Some benefits insiders, however, express doubts that the three behemoths will spur a widespread industry disruption. Their two biggest doubts: that corporate America can successfully battle the nation’s largest healthcare players and, even if successful, if they can cut costs in a meaningful way.

“Most health costs are incurred by a small percent of the population with chronic conditions,” Klein says. “So if this initiative is just about how health costs are paid for, and does not promote ways to improve health itself, the impact will be minimal.”

Still, business groups say the potential is there for more employer involvement in controlling costs and delivering healthcare, and the need is real.

“New entrants with fresh approaches like these may be just the prescription our ailing healthcare system needs,” says Brian Marcotte, CEO of the National Business Group on Health. “The collective resources of these three companies, emerging technologies and Amazon’s customer obsession and supply-chain savvy gives me optimism that they will pursue a consumer-focused model that will transcend the fragmented, provider-centric delivery system that we have today.”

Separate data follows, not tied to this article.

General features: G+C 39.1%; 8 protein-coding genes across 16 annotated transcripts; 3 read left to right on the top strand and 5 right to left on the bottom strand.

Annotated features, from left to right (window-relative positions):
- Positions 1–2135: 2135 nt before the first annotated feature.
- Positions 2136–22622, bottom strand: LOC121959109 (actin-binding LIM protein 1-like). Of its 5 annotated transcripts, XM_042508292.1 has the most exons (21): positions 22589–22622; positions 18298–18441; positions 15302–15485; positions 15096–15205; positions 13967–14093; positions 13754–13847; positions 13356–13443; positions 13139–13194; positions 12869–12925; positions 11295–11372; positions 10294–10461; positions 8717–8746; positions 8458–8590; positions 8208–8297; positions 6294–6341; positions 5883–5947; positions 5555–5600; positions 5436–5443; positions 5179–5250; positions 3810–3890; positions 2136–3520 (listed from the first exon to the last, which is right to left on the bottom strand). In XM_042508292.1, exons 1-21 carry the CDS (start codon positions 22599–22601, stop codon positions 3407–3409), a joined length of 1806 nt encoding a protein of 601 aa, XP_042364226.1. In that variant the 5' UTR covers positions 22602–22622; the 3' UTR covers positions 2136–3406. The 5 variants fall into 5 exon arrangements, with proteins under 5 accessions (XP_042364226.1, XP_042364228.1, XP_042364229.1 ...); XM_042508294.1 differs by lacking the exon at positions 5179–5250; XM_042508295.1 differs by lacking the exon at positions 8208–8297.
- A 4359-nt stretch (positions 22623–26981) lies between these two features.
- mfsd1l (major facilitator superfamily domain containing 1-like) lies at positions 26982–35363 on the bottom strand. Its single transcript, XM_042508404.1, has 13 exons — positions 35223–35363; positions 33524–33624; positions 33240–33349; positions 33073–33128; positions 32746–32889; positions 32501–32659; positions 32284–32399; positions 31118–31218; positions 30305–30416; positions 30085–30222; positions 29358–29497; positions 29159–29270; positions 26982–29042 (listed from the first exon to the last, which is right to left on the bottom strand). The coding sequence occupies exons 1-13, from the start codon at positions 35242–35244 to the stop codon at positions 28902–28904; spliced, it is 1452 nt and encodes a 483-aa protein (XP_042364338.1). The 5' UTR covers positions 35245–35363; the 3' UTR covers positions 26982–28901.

Read more.

SOURCE:
Mayer K. (31 January 2018). "Will Amazon-Berkshire-JPMorgan coalition kickstart a benefitsrevolution?" [Web Blog Post]. Retrieved from address https://www.employeebenefitadviser.com/news/will-amazon-berkshire-jpmorgan-coalition-kickstart-a-benefits-revolution?feed=00000152-175f-d933-a573-ff5f3f230000

Health Care Lags As Hot-Button Issue - According to Battleground Voters

As it turns out - according to this poll conducted by Kaiser Health News - health care is not a key issue battleground voters wish to discuss. Instead, a large number of voters are more interested in dealing with issues regarding our economy and jobs.